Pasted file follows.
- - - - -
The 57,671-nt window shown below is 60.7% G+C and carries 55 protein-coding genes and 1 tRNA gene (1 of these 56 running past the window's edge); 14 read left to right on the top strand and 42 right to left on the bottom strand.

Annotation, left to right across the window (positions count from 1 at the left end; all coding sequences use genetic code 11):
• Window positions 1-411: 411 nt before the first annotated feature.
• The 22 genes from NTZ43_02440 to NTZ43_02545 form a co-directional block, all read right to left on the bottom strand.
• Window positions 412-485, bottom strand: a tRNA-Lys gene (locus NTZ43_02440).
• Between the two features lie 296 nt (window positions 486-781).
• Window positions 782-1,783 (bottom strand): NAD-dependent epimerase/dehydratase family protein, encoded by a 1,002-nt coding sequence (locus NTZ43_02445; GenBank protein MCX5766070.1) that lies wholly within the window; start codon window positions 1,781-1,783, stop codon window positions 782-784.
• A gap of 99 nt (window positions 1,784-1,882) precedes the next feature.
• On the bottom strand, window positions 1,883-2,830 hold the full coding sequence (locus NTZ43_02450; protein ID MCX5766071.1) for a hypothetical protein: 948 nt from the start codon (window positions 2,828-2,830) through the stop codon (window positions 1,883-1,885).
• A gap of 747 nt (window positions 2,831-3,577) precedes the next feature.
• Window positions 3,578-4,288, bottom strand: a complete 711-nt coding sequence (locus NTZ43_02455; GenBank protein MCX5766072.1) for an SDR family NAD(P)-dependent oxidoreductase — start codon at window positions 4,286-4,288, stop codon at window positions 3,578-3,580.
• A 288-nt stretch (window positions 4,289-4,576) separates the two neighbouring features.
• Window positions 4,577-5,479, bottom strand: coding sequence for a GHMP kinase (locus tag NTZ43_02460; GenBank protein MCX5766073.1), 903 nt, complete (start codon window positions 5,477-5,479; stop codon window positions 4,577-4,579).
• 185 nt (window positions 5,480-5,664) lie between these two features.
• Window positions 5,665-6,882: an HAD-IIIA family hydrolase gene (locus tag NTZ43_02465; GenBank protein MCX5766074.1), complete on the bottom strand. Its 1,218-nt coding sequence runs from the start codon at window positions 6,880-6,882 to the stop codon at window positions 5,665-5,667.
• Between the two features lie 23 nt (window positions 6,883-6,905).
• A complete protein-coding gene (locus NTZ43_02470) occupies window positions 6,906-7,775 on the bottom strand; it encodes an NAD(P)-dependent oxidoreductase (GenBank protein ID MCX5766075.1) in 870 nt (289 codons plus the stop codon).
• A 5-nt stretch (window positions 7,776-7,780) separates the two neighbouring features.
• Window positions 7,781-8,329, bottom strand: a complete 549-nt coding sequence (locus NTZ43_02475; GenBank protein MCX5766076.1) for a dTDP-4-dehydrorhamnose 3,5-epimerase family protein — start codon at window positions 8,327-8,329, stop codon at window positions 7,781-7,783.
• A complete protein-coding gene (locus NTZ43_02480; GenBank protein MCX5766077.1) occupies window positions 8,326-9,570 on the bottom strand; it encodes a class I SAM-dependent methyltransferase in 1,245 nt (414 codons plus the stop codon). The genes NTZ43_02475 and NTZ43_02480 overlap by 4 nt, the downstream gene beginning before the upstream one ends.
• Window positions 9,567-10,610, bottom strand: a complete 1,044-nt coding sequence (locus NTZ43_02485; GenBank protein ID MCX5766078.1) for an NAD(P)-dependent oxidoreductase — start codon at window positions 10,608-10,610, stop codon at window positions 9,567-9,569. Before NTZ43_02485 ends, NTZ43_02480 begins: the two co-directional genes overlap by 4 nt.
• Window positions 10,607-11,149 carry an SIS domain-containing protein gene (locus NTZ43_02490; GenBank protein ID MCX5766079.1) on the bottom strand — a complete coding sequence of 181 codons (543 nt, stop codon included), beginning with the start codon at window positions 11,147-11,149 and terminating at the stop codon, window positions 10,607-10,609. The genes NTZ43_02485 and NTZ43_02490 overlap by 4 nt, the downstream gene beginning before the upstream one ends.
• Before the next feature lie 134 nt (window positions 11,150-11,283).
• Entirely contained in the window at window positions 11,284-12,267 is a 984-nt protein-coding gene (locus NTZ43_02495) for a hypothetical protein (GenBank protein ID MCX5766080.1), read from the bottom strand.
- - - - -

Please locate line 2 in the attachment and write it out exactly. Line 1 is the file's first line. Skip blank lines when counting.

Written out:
Annotation, left to right across the window (positions count from 1 at the left end; all coding sequences use genetic code 11):